Hydra – Metazoa
The animals of phyla Cnidaria and Ctenophora are made up of only two germ layers: ectoderm which forms the outer covering of the animal and endoderm which is the inner layer and is also known as the gastroderm. However, a non-cellular jelly like substance mesoglea is present between ectoderm and endoderm which acts as a cement to bind the two layers. This layer should not be confused with the third germ layer i.e. mesoderm. Since animals of these two phyla do not have mesoderm, they are said to be diploblastic.
Figure: L.S. Hydra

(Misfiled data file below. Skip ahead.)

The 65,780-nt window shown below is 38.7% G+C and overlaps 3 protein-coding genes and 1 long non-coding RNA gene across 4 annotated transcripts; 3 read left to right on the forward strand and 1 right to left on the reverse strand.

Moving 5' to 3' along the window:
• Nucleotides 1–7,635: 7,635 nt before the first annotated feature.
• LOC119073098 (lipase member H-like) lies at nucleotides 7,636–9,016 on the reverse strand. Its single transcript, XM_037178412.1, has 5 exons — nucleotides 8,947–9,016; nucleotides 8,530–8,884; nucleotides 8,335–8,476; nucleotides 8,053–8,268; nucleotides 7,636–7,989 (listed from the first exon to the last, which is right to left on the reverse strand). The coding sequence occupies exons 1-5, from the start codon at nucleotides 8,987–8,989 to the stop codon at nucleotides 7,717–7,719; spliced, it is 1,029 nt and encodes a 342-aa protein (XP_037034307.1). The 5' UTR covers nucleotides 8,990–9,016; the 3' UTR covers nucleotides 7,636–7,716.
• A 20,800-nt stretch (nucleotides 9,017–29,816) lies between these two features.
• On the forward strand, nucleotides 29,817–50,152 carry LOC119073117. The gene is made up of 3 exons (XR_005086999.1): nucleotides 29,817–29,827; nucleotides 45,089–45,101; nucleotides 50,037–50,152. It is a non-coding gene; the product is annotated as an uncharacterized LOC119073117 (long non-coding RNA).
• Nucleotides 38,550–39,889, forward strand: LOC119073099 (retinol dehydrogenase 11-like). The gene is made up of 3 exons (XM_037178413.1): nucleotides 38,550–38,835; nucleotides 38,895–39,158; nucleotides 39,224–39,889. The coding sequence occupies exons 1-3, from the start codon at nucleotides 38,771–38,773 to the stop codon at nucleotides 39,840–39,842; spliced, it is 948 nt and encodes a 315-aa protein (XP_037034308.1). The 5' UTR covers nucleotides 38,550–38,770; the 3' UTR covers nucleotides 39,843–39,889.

If we cut a longitudinal section through 'Hydra we see two distinct layers bound together by a non-cellular mesoglea. The two germ layers give rise to many different cell types - as evident from figure. Rest of the animals (platyhelminths to mammals) are all made up of three germ layers viz. ectoderm, endoderm and mesoderm. These animals are triploblastic. If we cut a section say through a horse (a mammal and triploblastic) can we expect to see three layers like you see two layers in diploblastic Hydra? No we will net, because these three germ layers do not .remain as such, they differentiate and modify to give rise to different structures and organs in the body of the horse. The three layers will be distinct only during early embryology. Hence we call them the embryonic layers or the germ layers.